Thursday, September 21, 2017

Gary Gutting: Feminism And The Future Of Philosophy

Via the estimable Ph*l*s*phy M*t*bl*g: this, an embarrassment. Feminist philosophy is generally pretty embarrassing, and so is Gutting's hagiographical account of it.
   Somebody explain to me how anyone can take the following seriously:
...Sally Haslanger, in her seminal analysis of gender and race, says, “At the most general level, the task is to develop accounts of gender and race that will be effective tools in the fight against injustice.” She goes on to offer the following definition of “woman”: “S is a woman [if and only if] S is systematically subordinated along some dimension — economic, political, legal, social — and S is ‘marked’ as a target for this treatment by observed or imagined bodily features presumed to be evidence of a female’s biological role in reproduction.”
Haslanger is a hack, and that is hackery of the first water. It's not true...it's not close to being true...it's not interestingly false...it's just bullshit.
   And don't even get me started on the idea that the point of philosophy is to "develop accounts of [anything] that will be effective tools in the fight against injustice." I mean, hey, fighting injustice: groovy. But (a) much of what these people want to fight isn't injustice, and (b) to the extent that's what you aim at, you're not doing philosophy. It's important...in fact, it's way more important than philosophy. But it's not philosophy. But, of course, that's how we get bullshit like Haslanger's: she's not even trying to get at the truth; she's trying to effect some political end. (Though, again, incidentally: whatever that end is, it almost certainly isn't justice.)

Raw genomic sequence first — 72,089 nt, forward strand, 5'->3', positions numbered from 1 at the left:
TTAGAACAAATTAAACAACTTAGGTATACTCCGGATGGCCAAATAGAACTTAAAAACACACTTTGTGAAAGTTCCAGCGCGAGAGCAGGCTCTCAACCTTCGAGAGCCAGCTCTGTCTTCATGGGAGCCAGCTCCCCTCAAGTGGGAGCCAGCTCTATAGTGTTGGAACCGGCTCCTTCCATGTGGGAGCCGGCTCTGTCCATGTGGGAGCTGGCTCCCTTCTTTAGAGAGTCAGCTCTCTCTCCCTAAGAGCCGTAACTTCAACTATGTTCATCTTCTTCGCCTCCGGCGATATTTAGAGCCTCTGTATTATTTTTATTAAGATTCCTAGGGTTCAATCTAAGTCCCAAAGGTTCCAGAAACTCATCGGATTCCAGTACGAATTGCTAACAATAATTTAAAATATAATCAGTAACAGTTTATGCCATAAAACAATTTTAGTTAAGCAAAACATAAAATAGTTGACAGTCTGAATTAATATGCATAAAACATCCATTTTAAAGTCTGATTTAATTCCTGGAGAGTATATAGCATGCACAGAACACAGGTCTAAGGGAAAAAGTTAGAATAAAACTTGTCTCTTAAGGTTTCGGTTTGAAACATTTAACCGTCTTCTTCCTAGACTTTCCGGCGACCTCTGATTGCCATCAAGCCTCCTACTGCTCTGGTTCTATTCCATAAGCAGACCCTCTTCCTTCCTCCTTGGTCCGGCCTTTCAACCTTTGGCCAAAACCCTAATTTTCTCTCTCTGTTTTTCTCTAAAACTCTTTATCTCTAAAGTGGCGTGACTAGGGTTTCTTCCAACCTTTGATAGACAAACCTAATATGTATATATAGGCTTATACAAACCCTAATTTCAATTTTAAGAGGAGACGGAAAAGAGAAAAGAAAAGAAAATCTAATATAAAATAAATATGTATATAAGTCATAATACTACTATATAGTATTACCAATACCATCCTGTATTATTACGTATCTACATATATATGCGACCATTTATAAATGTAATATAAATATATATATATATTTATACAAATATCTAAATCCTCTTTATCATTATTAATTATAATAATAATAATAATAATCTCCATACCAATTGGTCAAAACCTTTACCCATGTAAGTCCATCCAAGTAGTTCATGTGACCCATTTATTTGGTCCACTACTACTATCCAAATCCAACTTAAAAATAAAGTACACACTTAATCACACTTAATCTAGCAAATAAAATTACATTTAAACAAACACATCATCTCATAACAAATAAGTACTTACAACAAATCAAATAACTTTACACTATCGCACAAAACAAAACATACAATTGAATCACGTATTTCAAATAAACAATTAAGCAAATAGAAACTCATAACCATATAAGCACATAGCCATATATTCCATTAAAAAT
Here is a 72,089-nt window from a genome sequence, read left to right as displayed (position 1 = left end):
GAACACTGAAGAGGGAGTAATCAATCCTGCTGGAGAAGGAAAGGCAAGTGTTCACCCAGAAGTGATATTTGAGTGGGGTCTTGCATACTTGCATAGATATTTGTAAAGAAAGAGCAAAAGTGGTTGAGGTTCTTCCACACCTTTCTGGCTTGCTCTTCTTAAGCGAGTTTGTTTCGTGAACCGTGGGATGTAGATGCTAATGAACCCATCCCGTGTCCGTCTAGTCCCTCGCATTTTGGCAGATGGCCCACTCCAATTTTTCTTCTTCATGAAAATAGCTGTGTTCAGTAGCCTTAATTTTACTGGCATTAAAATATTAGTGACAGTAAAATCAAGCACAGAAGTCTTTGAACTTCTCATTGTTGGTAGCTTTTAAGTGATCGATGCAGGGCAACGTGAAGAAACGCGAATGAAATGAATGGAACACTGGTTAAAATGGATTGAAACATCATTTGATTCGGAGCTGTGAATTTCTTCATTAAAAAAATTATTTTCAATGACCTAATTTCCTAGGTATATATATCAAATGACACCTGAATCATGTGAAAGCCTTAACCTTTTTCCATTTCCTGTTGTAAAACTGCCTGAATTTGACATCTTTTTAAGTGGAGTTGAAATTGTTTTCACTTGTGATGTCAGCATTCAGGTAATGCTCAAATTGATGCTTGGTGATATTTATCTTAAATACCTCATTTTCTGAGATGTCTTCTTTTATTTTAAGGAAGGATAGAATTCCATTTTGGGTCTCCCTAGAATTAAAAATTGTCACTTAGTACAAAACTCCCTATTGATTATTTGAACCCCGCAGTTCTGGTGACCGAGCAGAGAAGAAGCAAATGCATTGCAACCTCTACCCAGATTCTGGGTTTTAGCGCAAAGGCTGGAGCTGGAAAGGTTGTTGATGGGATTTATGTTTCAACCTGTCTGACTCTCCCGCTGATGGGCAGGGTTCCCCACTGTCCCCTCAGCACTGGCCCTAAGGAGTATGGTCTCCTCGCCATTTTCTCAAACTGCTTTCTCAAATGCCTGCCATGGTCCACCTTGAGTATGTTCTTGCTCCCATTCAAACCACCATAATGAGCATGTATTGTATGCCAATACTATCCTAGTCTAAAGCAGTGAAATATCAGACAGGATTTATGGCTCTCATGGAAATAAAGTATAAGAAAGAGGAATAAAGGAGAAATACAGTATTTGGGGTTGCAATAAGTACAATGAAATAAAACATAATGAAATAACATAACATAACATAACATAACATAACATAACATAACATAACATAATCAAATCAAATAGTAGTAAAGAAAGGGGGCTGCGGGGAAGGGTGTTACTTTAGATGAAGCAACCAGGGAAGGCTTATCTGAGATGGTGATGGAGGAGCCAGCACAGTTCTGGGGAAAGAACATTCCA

Incidentally, Gutting starts off with this bit about Haslanger:
“There is a deep well of rage inside of me. Rage about how I as an individual have been treated in philosophy; rage about how others I know have been treated; and rage about the conditions that I’m sure affect many women and minorities in philosophy, and have caused many others to leave.” Those words, written a decade ago by Sally Haslanger, a distinguished professor of philosophy at M.I.T., well express the moral energy behind the feminist ferment currently shaking American philosophy.
 Here's the great Neven Sesardic on Haslanger's tribulations in philosophy. It's short and worth the read. tl;dr: Haslanger got a series of sweet-ass jobs despite having almost no publications, and then got hired into one of the world's best departments...but...because she still didn't have enough publications to get early tenure...was forced to...oh God, I can hardly even type it it's so horrible...get twice the ordinary number of letters of recommendation... I, for one, don't know how she's survived...

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